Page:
Here's the question you clicked on:
bahrom7893
Sequences and series
this one and one more left.
we know know that \[\int_{1}^{n}\frac{1}{x}dx=\ln(n)\] ...
|dw:1330845983664:dw| the sum of the rectangles is the sum of 1/x which is larger than the area under the curve which is the integral thus \[\sum_{k=1}^{n}\frac{1}{k}>\ln(n)\] ie.. \[\sum_{k=1}^{n}\frac{1}{k}-\ln(n)>0\]
TY TY TY TY TY Zarkon.
\[\int_{n}^{n+1}\frac{1}{x}dx=\ln(n+1)-\ln(n)\] |dw:1330846312070:dw| the area of this rectangle is 1*(n+1)=n+1 and it is less than the area under the curve...thus... \[\frac{1}{n+1}<\ln(n+1)-\ln(n)\] \[\frac{1}{n+1}-\ln(n+1)<-\ln(n)\] \[\sum_{k=1}^{n}\frac{1}{n}+\frac{1}{n+1}-\ln(n+1)<\sum_{k=1}^{n}\frac{1}{n}-\ln(n)\] \[a_{n+1}<a_{n}\]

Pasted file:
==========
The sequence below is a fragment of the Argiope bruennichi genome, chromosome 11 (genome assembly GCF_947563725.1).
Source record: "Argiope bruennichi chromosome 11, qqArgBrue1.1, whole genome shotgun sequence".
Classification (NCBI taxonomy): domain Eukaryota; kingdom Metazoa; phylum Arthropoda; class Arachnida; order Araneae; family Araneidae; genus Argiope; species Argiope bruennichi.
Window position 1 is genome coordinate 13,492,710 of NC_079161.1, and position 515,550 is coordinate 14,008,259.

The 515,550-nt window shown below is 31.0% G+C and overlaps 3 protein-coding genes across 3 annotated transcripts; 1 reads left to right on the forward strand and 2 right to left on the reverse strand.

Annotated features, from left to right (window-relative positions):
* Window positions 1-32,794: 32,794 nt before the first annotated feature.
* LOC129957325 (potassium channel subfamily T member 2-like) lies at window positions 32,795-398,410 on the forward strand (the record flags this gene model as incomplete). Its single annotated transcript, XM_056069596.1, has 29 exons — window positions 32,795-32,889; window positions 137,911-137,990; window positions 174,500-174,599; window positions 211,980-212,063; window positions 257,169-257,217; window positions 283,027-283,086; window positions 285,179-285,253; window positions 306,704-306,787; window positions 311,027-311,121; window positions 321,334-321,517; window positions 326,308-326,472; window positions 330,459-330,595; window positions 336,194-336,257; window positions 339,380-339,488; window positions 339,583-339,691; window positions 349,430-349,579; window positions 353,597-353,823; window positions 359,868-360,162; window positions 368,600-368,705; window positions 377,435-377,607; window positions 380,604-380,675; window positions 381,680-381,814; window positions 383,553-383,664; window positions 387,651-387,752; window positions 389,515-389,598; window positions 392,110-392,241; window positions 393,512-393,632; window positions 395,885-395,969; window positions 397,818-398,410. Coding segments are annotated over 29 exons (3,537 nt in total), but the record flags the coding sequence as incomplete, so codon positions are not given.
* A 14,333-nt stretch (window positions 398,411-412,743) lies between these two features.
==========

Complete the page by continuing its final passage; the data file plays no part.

for part c since \(a_n>0\) and \(a_{n+1}<a_n\) by the monotone bounded sequence theorem \(a_n\) converges.
use you calculator or computer to get part (d)
TY SOO MUCH! One more problem left for today.. I hope, unless i get stuck on computational ones.
it is getting really late here so it needs to be quick if you want my help
ok sure one more and that's it then.